The strained trading relations between the US and China have taken a new turn.
Beijing has asked the World Trade Organisation (WTO) to impose sanctions on the US, and China are claiming this is in relation to the US’s non-compliance with a ruling from 2013. The move by Beijing could trigger a reaction from President Trump and investors are exiting equities as a result.
Ashtead share are in demand after the company posted a 22% rise in first-quarter revenue. The British based machinery rental business derives the bulk of its earnings in the US, and the soft pound in recent months has helped the company. The firm’s Sunbelt and Sunbelt Canada businesses saw rental income grow by 19% and 243% respectively, but the Canadian growth was largely driven by acquisitions. It is worth noting that net debt jumped by 18%. The group anticipates full-year results to be ahead of expectations, and the rosy outlook added to the solid figures. The stock has been pushing higher since March, and if the bullish trend continues it could retest the 2,440p region.
JD Sports posted an 18.7% jump in first-half earnings and the firm registered a 3% rise in like-for-like sales for the period. The rise in popularity of ‘athleisure’ – sportswear worn outside of playing sport has helped the company. JD Sports has a large presence in the UK and Ireland, but it is looking to continental Europe, the US and Asia for growth as it doesn’t want to become overly dependent on its main market, and the British high-street is coming under pressure. Even though ecommerce is hurting traditional retailers, JD Sports has reiterated its commitment to physical stores. Their strategy is clearly working but the firm must be flexible as consumer patterns are changing. The stock has been in an upward trend since April, and if the bullish run continues it could target 525p.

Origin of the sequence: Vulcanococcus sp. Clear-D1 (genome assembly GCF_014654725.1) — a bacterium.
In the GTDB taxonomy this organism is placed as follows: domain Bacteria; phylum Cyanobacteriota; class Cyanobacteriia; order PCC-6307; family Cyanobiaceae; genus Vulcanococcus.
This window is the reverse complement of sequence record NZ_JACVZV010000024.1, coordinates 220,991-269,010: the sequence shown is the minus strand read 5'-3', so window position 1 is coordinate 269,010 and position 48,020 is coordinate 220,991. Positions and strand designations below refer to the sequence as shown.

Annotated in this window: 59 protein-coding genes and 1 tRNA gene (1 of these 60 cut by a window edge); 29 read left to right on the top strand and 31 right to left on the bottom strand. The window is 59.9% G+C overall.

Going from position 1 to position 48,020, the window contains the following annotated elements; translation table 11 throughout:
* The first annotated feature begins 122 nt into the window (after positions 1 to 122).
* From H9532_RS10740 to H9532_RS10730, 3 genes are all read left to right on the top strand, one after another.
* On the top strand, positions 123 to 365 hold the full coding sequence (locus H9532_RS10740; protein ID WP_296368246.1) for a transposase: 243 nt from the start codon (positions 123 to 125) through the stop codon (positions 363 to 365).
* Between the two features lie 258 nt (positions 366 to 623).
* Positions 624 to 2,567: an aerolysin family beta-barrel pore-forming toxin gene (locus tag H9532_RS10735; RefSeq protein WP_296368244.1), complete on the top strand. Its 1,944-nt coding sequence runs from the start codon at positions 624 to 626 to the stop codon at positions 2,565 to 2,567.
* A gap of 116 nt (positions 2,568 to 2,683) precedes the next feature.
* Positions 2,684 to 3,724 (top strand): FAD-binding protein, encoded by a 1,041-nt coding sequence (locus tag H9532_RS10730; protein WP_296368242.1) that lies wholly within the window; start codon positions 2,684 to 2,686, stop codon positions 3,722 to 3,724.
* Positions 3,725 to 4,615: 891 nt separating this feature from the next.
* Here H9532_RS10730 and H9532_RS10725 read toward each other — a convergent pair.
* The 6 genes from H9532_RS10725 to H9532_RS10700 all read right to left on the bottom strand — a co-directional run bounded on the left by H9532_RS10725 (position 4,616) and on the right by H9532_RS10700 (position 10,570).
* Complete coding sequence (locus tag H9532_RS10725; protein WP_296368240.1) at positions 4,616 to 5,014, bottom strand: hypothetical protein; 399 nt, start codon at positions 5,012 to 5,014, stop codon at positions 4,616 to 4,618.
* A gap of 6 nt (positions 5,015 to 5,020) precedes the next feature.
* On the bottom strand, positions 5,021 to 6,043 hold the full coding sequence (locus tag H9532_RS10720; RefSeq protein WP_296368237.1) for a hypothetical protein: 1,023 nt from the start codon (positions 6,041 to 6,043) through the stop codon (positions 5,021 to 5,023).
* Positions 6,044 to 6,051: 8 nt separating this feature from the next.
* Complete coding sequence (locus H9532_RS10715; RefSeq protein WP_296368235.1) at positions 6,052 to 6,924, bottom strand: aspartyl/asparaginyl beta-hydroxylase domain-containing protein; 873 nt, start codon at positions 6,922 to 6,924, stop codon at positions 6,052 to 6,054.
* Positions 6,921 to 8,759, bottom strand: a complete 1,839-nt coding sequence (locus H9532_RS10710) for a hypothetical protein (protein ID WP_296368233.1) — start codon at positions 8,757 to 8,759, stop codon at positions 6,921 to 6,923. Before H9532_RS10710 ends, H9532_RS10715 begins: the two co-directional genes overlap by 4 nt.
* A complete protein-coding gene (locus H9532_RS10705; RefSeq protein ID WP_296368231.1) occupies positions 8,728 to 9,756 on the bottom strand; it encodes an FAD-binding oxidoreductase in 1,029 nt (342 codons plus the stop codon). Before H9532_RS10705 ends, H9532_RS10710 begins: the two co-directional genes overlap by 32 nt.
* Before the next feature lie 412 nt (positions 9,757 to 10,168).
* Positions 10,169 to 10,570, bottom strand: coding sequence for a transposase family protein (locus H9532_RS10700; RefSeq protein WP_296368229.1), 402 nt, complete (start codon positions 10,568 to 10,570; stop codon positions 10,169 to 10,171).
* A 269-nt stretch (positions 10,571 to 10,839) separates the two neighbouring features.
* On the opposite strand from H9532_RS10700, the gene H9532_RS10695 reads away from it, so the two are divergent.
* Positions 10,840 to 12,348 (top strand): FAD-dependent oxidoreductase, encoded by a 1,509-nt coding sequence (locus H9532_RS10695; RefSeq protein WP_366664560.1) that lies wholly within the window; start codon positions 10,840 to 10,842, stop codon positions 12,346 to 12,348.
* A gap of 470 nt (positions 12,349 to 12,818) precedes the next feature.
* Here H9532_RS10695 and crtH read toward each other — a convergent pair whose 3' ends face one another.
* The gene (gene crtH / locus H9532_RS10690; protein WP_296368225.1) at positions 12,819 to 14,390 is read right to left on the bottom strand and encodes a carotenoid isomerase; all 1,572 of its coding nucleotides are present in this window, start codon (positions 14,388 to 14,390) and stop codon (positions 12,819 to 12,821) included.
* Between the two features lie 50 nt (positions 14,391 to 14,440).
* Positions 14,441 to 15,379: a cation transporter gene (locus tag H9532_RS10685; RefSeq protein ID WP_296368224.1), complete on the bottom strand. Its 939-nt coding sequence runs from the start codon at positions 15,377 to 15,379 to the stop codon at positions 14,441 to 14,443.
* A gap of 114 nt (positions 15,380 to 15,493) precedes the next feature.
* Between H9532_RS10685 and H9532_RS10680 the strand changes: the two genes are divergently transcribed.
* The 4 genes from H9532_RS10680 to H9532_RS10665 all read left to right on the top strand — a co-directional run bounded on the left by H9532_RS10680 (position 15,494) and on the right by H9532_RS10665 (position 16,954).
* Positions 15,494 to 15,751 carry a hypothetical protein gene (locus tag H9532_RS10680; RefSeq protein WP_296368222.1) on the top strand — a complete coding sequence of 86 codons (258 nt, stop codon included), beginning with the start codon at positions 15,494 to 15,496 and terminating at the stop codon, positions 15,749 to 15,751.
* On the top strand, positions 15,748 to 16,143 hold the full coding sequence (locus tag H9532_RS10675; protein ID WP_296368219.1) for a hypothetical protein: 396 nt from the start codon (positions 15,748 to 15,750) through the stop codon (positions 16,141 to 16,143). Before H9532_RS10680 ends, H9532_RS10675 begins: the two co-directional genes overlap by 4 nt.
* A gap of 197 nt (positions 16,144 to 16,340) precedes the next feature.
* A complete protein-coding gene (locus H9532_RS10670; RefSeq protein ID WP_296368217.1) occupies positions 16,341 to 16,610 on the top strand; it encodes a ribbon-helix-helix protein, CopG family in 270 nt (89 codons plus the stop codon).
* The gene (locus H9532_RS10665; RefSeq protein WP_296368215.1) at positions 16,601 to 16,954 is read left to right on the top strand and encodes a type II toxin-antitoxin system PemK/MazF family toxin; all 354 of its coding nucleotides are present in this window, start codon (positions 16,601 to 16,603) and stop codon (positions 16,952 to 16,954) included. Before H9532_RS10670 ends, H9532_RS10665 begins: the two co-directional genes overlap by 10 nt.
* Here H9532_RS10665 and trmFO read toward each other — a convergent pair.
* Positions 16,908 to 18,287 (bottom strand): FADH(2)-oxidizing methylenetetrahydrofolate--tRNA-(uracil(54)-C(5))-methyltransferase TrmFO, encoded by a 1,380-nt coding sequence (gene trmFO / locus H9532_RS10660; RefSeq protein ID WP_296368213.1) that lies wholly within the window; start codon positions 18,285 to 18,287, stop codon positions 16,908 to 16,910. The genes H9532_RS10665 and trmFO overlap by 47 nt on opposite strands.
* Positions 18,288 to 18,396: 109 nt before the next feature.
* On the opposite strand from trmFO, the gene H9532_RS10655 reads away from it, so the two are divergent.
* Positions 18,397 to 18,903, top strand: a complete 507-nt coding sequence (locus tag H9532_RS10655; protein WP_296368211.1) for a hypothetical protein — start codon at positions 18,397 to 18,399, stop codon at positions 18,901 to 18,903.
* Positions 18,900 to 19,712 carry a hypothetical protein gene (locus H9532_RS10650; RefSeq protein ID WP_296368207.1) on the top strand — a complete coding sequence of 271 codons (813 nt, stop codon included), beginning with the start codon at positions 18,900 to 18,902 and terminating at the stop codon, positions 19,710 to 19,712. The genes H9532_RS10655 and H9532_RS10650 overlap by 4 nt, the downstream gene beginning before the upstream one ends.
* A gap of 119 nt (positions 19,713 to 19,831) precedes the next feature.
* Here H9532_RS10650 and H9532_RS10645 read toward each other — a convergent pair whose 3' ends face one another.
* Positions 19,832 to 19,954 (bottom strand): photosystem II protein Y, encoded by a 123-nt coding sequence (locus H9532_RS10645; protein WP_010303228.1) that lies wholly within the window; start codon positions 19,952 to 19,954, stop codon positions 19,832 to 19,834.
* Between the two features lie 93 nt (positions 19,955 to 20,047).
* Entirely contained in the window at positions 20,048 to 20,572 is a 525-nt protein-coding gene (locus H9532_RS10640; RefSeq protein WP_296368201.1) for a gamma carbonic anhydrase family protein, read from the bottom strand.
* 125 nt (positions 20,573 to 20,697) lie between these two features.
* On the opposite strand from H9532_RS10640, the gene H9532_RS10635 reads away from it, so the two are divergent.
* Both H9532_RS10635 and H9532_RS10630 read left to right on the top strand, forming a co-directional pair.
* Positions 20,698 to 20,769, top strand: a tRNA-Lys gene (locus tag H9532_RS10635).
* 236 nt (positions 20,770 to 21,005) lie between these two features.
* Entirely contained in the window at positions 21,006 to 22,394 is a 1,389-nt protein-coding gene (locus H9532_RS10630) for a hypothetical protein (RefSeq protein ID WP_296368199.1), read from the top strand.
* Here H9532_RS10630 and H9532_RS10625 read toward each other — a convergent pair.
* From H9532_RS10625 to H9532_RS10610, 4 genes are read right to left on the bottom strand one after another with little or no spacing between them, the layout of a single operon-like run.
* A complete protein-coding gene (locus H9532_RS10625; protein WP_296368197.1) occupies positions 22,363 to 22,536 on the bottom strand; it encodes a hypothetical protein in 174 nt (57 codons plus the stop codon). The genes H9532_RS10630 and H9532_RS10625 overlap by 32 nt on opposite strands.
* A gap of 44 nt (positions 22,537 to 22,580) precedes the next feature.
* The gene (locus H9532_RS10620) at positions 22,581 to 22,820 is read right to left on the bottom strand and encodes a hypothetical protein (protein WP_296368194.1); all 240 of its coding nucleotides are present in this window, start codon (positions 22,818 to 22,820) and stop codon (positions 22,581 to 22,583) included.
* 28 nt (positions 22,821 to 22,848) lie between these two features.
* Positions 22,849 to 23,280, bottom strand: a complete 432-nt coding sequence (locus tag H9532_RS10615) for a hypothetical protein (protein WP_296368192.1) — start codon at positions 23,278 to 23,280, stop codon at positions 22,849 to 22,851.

Stocks are in the red as investors are fearful that President Trump will toughen his stance against China in light of Beijing’s planned request to the WTO. Since the back end of last week traders have been nervous that Mr Trump will up the ante regarding tariffs. Now that China have made the first move, the ball is in Trump’s court, and dealers are expecting some sort of reaction from Washington DC. Given today is the anniversary of the 11 September attacks, it is possible that politics might be put on hold.
Tesla shares are in the red after Nomura cut the stock from buy to neutral and cut the price target from $400 to $300.
GBP/USD had a volatile session today, as UK economic announcements and confirmation that Mark Carney will stay on as the governor of the Bank of England until 2020 pushed the market around. The pound was helped by the positive UK unemployment and earnings data but the move didn’t last long. The jobless rate remained at 4% - meeting forecasts. Average earnings excluding bonuses ticked up to 2.9% from 2.7%. The British economy is essentially at full-year employment, and it appears that employers are having to offer higher wages in order to attract new staff. If workers are earning more money, they are likely to spend more and therefore keep the economy motoring along.
EUR/USD came under pressure on account of the firmer US dollar. The German ZEW economic sentiment report came in at -10.6 in September, which was an improvement on the -13.7 reading in August. Today’s reading was the best since May, but it is still firmly negative, and it is possible the stalling of the German economy combined with EU-US trade tensions are hurting investment sentiment.
Gold is a little lower on the day and it continues to experience low volatility. The metal has been in a downward trend since April, and given the lacklustre activity in the market recently we still not seeing any signs of a reversal. While the commodity remains below the $1,200 mark its outlook is likely to remain bearish.
WTI and Brent crude oil are higher as traders are getting nervous that oil supplies could fall once the US’s sanctions on Iran are implemented. Dealers are also nervous about Hurricane Florence, which is gathering power and is approaching the Carolinas. The extreme weather may impact the energy markets, and in situations like these, dealers often fear for the worst. Rick Perry, US energy secretary is to meet his Russian counterpart this week. The US would like to keep oil prices a little on the soft side, and Mr Perry may ask Russia to maintain or even output levels.
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